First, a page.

What is the difference in being destroyed at precisely the right moment and a couple of minutes later?

Hi Doug,

I am curious how you would answer Stephen’s question?

GdB

It’s a good question! These Parfitian examples become quite paradoxical when you think about them in any depth. They raise all sorts of very profound questions about personal identity.

The easy answer (insofar as there is one) is that the destruction is only permissible if it happens before the creation of the farther pair. Once the other pair has been created, if the original remains, you immediately have two distinct people, and killing either of them is murder.

Although this answer may be easier than some, it is not obviously correct.

Of course, the standard Trek escape here is that you can’t create the farther pair without destroying the nearer one. That is, in some sense it’s all the same particles involved. Now, that is a somewhat more convenient story, although even so, the question about whether we would survive having our atoms scrambled up and re-formed is quite real.

But at any rate, the Trek transporter is fictional, and since we’re only speculating here, it might well be that transporters didn’t work in such a convenient fashion. Perhaps they could make TWO yous if they malfunctioned, one on Europa and another on Io. So which is the real “you”, then? Or are they both? If you were running from a crime, should they track down and lock up both the Europa-you and the Io-you?

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Posted: 12 October 2007 09:53 PM   [ Ignore ]   [ # 9 ]
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My Amazon shopping list continues to grow reading all of these posts!

I didn’t know that people had written significantly on this teleportation problem, but it is one that fascinates me, not because of the identity problem it presents, but the stream of consciousness problem.  (That’s just my particular passion in regards to this problem, not trying to disrespect the identity problems!)  If two yous ended up being created as a result, I’d imagine the teleportation industry would have some explaining to do, and the two yous would end up in the society as something similar to other survivors of bad vehicles and plane crashes.  It would be a terrible tragedy, and hopefully the teleportation industry would clean up their act.  Or, the accident would be buried by the industry and the first you would be shot, or something.

So guys, if you don’t mind satisfying my curiosity, if the above did happen and the first you was shot after the second one was created, what do you think would happen to your stream of consciousness then?  Would Dennet’s falling asleep comparison be upheld?  Stephen posed a question similar to this, but haven’t seen anyone’s ideas on it yet…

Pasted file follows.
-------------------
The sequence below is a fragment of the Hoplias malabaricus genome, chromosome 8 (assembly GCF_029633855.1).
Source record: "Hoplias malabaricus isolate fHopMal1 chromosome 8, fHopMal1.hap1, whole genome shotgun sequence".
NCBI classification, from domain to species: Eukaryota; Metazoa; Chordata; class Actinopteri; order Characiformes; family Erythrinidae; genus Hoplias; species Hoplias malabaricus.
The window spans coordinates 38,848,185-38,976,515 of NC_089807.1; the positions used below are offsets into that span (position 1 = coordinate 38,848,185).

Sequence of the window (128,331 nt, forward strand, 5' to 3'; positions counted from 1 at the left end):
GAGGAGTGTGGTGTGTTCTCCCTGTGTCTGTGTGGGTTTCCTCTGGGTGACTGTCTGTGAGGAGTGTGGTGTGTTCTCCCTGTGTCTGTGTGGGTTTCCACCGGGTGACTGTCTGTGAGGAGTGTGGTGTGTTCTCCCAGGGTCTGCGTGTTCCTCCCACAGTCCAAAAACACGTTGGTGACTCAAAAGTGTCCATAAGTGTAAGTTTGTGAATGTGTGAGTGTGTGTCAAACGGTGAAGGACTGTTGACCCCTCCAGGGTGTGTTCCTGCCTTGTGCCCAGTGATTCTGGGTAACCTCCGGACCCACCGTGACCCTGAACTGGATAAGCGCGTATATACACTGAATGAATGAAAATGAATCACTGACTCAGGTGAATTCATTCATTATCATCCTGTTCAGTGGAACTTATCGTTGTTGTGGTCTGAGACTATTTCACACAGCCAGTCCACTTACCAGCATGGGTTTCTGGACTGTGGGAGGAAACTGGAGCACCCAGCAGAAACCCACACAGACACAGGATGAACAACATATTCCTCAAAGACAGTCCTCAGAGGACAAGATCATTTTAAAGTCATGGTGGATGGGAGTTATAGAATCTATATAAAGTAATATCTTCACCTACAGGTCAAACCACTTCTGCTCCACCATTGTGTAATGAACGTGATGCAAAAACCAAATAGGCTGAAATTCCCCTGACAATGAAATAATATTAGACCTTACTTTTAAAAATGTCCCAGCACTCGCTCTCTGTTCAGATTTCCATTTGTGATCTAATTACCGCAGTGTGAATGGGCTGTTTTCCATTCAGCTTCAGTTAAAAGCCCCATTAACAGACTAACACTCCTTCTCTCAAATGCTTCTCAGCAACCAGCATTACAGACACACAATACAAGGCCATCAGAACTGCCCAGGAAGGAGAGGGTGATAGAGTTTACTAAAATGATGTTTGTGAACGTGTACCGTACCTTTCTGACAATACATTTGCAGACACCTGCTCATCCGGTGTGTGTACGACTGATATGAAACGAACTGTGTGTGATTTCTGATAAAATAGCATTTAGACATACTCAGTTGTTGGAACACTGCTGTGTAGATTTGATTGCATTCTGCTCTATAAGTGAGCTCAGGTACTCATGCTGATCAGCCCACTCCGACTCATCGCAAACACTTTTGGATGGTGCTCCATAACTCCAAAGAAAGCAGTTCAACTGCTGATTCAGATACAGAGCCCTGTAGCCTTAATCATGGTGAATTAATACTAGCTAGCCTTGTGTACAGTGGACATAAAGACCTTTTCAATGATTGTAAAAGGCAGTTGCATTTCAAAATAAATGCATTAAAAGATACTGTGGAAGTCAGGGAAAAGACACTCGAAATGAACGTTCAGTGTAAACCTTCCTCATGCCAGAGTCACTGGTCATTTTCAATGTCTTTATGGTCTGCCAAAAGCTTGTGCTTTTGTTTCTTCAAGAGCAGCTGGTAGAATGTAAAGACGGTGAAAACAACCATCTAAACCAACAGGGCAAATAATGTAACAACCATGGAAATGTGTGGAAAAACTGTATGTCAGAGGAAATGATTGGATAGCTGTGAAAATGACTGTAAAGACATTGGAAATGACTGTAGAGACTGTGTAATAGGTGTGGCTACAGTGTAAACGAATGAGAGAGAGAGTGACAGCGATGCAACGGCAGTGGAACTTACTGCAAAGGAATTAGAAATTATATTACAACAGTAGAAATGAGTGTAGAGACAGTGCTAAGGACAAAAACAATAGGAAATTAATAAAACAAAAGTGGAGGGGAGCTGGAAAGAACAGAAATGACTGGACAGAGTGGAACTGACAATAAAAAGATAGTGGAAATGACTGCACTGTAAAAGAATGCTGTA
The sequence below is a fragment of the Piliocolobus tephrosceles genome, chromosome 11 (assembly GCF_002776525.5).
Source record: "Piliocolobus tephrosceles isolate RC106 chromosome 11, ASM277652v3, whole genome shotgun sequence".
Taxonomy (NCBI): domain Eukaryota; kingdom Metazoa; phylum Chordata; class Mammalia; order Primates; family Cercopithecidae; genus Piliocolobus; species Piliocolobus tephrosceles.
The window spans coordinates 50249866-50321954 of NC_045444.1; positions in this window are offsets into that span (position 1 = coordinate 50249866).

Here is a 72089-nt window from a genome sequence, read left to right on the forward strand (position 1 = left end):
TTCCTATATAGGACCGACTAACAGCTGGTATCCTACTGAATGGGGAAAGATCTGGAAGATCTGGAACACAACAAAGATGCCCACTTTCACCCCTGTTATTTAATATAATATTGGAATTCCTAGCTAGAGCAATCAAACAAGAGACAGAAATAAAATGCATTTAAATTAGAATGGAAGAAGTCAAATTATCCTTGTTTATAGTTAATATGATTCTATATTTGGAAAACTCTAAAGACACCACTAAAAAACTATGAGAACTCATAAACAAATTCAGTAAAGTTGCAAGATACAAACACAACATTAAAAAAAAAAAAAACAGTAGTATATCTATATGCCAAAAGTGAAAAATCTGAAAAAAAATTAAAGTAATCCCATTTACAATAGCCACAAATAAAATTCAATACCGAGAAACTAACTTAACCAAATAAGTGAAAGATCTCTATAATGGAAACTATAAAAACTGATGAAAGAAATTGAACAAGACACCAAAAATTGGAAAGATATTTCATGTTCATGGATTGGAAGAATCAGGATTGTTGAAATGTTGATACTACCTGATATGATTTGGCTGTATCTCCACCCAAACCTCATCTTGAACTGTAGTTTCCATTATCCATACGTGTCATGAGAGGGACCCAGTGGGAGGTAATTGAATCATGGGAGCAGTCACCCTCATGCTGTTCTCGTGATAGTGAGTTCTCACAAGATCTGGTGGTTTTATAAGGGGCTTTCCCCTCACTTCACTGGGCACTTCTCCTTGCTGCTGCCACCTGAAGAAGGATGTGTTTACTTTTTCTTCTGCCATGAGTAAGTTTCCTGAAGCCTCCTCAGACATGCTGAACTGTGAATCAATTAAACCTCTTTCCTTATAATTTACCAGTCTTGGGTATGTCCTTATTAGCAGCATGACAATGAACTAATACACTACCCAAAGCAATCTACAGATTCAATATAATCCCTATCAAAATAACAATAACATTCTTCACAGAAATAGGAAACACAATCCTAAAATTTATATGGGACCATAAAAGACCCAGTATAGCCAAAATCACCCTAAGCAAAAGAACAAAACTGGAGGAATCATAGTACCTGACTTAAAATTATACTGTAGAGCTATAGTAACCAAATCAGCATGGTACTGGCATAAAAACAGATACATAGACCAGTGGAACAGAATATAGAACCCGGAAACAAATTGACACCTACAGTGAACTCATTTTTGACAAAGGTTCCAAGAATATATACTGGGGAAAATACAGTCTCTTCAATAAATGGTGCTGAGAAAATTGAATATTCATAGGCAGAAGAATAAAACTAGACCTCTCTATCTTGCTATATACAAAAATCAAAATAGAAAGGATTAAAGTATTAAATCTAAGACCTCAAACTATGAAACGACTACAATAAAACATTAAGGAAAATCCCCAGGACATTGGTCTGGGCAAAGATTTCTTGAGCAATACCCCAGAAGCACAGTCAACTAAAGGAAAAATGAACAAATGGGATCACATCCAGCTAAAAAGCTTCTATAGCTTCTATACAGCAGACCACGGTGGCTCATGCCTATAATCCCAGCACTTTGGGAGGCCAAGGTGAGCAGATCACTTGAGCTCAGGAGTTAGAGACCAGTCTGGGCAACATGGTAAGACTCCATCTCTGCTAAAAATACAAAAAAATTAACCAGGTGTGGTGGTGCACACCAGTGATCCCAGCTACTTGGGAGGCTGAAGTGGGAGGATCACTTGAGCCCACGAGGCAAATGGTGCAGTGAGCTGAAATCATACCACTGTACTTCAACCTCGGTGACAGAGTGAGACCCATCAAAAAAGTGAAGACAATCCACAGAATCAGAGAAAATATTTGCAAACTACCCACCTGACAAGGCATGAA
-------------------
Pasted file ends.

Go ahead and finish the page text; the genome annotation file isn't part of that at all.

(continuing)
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Posted: 12 October 2007 10:23 PM   [ Ignore ]   [ # 10 ]
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godblessgeorgecarlin - 12 October 2007 09:53 PM

My Amazon shopping list continues to grow reading all of these posts!

I didn’t know that people had written significantly on this teleportation problem, but it is one that fascinates me, not because of the identity problem it presents, but the stream of consciousness problem.  (That’s just my particular passion in regards to this problem, not trying to disrespect the identity problems!)  If two yous ended up being created as a result, I’d imagine the teleportation industry would have some explaining to do, and the two yous would end up in the society as something similar to other survivors of bad vehicles and plane crashes.  It would be a terrible tragedy, and hopefully the teleportation industry would clean up their act.  Or, the accident would be buried by the industry and the first you would be shot, or something.

Ha!

First of all, as regards your Amazon list ... Parfit’s book is great, but it’s also professional philosophy, which is to say, it doesn’t make very easy reading! Not something to curl up with by the bedside at night. wink Just FYI!

As for the teleportation problems ... I imagine they’d be treated the same way as if you found out all of a sudden that you had a long-lost identical twin living in Idaho. Only in this case your twin would be VERY identical indeed, and share all of your memories up to the point you went into the transporter.

Killing either one of you would surely be murder. After all, you’re both human, neither of you has any less “right” to exist than the other ... just hope that your form isn’t stuck in the transporter buffer, otherwise it could go on creating dozens of “yous” all night long ...

godblessgeorgecarlin - 12 October 2007 09:53 PM

So guys, if you don’t mind satisfying my curiosity, if the above did happen and the first you was shot after the second one was created, what do you think would happen to your stream of consciousness then?  Would Dennet’s falling asleep comparison be upheld?  Stephen posed a question similar to this, but haven’t seen anyone’s ideas on it yet…